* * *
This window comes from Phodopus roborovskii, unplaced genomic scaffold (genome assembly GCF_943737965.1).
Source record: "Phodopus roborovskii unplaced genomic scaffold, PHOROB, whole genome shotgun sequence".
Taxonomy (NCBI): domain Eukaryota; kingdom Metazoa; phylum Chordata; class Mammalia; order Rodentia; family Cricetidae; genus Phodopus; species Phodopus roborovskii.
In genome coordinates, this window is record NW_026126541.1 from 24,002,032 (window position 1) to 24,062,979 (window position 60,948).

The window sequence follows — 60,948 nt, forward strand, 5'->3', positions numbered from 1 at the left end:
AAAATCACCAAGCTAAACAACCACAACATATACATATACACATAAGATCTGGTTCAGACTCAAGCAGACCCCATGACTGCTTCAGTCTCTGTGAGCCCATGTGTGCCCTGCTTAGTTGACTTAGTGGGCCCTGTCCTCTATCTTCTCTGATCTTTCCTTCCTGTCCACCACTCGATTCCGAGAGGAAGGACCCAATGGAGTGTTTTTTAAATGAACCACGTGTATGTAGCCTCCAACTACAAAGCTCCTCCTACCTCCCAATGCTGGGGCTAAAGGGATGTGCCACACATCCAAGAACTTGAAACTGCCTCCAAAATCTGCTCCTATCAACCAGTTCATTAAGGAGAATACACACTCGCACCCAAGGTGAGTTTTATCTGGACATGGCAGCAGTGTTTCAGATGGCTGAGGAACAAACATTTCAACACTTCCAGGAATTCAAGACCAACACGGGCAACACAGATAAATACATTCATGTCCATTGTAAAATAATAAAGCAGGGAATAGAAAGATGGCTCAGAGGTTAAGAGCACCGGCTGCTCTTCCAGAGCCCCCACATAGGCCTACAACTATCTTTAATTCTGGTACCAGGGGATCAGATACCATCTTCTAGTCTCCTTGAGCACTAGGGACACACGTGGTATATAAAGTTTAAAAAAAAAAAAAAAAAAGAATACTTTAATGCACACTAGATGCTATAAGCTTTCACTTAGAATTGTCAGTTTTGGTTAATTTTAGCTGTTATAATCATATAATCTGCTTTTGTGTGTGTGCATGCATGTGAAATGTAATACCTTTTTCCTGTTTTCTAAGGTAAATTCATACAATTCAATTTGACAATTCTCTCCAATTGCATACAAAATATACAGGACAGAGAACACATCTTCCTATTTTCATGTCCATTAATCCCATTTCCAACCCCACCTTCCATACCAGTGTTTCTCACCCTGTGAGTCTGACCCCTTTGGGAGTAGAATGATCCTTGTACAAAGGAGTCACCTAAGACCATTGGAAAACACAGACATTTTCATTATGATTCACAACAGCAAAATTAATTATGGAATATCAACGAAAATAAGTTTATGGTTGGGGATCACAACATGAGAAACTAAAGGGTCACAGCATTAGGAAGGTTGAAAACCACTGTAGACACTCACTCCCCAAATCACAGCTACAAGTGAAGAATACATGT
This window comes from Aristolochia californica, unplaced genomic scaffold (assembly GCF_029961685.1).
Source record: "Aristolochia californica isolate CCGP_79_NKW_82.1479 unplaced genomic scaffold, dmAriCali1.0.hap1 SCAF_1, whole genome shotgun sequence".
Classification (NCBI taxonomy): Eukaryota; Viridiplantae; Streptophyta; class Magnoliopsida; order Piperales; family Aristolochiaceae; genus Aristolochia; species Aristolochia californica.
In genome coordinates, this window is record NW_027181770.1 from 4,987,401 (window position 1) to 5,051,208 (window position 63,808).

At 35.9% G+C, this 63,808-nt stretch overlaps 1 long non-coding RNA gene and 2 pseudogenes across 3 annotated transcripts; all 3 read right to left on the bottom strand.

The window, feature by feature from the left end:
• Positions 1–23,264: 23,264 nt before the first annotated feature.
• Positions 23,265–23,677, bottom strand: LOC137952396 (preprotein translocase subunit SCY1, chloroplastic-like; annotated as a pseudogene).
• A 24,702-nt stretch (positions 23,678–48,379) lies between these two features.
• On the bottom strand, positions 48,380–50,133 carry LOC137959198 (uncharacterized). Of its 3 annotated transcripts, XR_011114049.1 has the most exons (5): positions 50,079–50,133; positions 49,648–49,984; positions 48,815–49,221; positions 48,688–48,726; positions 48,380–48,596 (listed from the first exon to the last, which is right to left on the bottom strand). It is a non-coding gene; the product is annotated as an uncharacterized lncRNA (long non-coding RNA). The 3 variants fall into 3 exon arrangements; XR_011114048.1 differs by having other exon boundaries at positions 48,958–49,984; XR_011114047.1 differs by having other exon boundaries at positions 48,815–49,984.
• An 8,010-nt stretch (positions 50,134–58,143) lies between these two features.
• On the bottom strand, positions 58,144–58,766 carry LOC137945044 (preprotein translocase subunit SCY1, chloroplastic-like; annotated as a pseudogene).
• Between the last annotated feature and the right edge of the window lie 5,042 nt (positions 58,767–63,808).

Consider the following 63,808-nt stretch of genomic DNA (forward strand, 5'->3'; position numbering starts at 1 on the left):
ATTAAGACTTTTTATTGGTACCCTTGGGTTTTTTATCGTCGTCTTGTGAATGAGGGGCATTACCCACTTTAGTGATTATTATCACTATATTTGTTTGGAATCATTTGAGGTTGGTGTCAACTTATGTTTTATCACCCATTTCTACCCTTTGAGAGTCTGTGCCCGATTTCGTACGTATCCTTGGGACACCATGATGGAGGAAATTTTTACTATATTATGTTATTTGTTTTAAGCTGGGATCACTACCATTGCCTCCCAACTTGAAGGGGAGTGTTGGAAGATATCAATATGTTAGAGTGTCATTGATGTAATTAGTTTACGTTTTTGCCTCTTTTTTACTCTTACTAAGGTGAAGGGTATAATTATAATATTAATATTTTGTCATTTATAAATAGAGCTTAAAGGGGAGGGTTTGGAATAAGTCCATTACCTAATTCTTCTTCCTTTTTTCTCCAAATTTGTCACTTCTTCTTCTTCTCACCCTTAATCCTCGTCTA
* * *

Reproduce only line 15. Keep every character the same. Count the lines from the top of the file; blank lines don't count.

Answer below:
• A 24,702-nt stretch (positions 23,678–48,379) lies between these two features.